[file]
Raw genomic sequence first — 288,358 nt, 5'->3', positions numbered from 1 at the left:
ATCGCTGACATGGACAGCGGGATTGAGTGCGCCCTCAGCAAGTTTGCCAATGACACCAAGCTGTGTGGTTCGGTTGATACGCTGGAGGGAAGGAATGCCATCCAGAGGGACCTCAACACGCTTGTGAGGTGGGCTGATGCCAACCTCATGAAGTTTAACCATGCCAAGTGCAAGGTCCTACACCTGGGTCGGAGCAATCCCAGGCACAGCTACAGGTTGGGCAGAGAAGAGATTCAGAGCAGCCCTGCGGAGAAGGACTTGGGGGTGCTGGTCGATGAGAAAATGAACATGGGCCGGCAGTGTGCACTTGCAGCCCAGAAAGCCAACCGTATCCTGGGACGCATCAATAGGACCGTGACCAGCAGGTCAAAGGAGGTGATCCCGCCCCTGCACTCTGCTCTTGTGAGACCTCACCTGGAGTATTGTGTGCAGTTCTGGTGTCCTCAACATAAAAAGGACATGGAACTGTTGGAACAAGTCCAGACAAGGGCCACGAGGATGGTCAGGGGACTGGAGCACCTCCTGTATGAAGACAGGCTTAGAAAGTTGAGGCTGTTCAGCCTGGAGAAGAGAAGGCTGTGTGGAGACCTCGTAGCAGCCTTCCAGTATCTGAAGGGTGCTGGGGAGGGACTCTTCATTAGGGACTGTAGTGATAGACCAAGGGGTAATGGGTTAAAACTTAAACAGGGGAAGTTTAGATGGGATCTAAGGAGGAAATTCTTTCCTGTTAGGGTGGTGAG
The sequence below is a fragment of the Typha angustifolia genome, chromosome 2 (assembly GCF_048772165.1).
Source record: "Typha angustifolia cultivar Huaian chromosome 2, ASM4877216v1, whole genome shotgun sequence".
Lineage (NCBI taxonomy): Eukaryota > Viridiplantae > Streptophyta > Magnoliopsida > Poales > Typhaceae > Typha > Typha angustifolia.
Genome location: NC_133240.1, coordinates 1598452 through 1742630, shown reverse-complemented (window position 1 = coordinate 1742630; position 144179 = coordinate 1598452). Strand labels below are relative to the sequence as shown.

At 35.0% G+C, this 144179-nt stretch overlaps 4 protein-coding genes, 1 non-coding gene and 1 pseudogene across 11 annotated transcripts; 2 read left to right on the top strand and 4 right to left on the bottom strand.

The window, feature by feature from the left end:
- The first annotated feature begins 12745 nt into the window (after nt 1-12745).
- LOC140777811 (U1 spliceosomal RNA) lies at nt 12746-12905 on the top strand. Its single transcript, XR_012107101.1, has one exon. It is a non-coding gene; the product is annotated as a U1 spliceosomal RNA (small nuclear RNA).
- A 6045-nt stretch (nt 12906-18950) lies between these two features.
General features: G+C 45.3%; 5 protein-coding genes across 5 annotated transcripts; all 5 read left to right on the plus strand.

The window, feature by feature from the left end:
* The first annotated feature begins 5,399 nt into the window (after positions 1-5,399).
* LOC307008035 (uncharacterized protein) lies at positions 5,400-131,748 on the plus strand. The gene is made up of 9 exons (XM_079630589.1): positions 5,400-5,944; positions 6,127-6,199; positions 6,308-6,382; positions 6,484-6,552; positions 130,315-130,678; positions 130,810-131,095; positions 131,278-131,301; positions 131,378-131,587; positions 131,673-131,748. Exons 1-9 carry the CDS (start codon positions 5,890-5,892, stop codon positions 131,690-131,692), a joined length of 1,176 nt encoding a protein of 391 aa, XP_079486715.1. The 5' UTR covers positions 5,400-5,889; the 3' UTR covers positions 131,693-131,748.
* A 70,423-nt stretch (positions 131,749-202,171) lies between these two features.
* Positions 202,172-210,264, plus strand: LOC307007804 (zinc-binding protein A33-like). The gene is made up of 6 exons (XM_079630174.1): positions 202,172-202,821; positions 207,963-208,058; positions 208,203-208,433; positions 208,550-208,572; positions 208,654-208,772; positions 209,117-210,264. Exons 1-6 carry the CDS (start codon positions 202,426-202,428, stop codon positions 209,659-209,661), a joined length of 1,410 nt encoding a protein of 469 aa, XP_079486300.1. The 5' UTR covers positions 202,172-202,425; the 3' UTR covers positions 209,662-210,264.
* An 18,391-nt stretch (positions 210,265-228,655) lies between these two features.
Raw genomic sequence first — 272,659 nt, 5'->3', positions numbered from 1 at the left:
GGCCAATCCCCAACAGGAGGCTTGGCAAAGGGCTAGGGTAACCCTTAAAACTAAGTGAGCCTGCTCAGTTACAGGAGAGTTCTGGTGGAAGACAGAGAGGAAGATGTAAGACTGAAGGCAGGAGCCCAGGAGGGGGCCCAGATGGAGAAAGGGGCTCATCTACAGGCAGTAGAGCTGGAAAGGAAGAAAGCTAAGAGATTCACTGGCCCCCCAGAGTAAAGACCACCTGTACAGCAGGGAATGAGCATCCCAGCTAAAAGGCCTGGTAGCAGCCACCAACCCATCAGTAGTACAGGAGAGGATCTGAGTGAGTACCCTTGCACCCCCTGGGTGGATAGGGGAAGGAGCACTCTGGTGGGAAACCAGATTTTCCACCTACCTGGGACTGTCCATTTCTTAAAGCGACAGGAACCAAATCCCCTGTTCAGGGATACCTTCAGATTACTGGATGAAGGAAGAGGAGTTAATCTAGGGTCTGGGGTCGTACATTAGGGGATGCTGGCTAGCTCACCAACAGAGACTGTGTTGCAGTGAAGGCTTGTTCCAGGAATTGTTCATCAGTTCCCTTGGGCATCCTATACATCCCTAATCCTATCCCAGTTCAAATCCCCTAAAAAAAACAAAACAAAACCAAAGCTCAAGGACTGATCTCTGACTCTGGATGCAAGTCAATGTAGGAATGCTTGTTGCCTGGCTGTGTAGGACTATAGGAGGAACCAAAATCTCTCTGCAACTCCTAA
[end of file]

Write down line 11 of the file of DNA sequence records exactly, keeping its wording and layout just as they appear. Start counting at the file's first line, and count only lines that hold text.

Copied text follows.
- A 6045-nt stretch (nt 12906-18950) lies between these two features.